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J Obstet Gynecol Neonatal Nurs. 2016 Sep-Oct;45(5):625-38. doi: 10.1016/j.jogn.2016.05.007. Epub 2016 Aug 6.

Health Care Use Outcomes of an Integrated Hospital-to-Home Mother-Preterm Infant Intervention.



To compare health care use from initial hospital discharge through 6 weeks corrected age in two groups of mother-preterm infant dyads: those who received an intervention, Hospital to Home: Optimizing Premature Infant's Environment (H-HOPE), and an attention control group.


Prospective randomized controlled trial.


Two community hospital NICUs.


Mothers (n = 147) with social-environmental risk factors and their stable preterm infants.


Mother-infant dyads were randomly assigned to the H-HOPE or control group. When infants reached 6 weeks corrected age, information about health care visits since their hospital discharges was collected through an interview.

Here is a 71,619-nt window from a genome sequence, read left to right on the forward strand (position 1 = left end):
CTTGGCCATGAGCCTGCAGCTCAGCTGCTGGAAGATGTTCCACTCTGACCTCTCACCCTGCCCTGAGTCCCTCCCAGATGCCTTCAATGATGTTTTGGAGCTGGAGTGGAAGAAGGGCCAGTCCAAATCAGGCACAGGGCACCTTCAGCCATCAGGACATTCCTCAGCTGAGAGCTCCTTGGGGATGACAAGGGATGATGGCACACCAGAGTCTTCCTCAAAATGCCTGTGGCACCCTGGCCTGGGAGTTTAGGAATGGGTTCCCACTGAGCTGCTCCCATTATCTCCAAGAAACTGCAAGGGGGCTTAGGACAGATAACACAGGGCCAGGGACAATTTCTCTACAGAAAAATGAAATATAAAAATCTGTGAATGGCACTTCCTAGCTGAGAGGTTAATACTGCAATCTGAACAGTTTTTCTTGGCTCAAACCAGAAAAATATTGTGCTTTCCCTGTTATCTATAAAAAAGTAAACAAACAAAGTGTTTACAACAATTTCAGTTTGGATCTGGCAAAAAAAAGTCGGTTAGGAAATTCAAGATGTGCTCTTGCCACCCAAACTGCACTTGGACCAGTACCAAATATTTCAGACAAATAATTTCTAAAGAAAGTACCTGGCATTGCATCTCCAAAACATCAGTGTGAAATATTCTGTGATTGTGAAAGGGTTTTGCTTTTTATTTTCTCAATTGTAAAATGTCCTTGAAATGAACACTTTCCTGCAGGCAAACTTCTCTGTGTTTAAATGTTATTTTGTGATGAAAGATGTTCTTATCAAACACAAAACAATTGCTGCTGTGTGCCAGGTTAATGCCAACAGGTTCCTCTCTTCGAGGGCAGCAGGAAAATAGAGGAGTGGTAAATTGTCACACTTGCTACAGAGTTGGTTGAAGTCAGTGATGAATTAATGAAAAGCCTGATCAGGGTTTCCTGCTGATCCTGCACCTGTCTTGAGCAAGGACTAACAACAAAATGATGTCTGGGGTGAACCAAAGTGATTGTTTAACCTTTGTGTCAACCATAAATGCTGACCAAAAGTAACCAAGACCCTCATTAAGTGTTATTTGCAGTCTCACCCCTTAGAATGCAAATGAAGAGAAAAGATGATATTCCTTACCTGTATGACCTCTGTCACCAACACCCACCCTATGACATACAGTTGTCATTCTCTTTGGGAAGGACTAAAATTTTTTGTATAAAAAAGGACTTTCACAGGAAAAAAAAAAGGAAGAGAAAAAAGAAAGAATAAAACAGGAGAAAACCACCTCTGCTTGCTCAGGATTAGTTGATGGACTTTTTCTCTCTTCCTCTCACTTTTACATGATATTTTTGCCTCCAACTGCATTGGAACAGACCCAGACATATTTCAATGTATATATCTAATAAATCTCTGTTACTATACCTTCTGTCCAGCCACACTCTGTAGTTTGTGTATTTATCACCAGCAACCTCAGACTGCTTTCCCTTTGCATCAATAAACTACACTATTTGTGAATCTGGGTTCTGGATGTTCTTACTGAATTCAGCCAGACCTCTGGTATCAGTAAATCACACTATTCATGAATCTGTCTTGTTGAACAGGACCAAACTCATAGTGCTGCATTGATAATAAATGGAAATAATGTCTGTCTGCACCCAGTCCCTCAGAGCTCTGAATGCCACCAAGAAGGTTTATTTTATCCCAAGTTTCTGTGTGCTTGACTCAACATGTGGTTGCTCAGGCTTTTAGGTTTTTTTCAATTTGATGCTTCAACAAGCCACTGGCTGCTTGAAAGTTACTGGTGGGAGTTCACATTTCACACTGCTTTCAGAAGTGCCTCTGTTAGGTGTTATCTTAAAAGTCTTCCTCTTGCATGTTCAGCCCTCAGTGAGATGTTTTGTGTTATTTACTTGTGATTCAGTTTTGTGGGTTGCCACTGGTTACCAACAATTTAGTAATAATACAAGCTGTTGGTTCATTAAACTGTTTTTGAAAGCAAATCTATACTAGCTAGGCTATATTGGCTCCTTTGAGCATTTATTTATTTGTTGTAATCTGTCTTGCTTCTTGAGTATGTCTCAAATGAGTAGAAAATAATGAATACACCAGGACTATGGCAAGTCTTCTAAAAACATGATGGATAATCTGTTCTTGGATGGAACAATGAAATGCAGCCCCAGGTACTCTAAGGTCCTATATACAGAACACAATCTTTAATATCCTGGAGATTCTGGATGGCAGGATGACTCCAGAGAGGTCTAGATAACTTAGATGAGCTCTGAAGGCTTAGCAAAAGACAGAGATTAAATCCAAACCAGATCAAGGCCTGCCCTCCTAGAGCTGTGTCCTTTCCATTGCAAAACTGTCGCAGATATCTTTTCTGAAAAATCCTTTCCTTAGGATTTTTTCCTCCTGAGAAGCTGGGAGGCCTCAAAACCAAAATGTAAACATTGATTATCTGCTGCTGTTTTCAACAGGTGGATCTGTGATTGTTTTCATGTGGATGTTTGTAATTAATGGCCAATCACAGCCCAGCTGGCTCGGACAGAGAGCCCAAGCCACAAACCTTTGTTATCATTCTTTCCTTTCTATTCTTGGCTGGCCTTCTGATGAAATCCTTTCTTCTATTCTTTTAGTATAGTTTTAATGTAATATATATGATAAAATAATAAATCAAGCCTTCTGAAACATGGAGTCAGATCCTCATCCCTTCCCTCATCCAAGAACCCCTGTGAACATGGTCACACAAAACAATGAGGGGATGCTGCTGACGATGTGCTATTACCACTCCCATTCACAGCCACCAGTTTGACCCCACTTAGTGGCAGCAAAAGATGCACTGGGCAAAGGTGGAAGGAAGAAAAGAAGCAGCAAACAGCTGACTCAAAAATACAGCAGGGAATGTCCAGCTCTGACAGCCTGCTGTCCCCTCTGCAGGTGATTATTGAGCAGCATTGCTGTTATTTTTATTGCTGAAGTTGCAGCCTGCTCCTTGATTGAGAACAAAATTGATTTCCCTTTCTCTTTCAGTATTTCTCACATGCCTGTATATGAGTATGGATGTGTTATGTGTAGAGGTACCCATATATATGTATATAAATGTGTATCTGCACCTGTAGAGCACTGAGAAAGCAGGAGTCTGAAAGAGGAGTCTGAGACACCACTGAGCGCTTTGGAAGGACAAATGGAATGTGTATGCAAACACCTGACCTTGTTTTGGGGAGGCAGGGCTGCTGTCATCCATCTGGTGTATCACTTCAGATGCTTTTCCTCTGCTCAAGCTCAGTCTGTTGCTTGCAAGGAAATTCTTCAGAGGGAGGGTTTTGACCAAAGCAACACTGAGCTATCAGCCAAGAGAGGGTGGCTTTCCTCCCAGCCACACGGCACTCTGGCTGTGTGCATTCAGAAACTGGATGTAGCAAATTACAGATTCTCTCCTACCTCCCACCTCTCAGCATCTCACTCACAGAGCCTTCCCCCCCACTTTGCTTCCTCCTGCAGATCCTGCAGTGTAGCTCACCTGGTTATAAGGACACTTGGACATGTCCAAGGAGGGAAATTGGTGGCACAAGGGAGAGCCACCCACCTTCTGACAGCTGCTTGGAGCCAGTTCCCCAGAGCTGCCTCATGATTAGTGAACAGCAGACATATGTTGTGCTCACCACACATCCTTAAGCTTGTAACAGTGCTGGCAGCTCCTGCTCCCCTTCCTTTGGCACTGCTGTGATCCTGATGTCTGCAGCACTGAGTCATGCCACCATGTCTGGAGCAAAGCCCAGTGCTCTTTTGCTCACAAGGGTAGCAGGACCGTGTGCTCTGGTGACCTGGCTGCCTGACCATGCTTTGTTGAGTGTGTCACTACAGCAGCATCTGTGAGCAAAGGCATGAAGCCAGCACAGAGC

Only half of all infants received all recommended well-child visits. Infants in H-HOPE were half as likely to have acute care episodes (illness visit to the clinic or emergency department or hospital readmission) as control infants (odds ratio [OR] = 0.46, 95% confidence interval [CI] [0.22, 0.95]). Infants of mothers with high trait anxiety were nearly 3 times more likely to have an acute care episode (OR = 2.78, 95% CI [1.05, 7.26]), and mothers who had low education levels (OR = .22, 95% CI [0.08, 0.60]) were less likely to have acute care episodes. There was a trend toward fewer acute care visits for infants whose mothers preferred an English interview (OR = .47, 95% CI [0.21, 1.06]).


Findings emphasize the importance of reinforcing well-child visits for vulnerable preterm infants. H-HOPE, an integrated mother-infant intervention, reduces acute care episodes (visits to the clinic or emergency department or hospital readmissions) for preterm infants.


RCT; health care use; illness rates; multisensory developmental intervention; preterm infant

[Indexed for MEDLINE]

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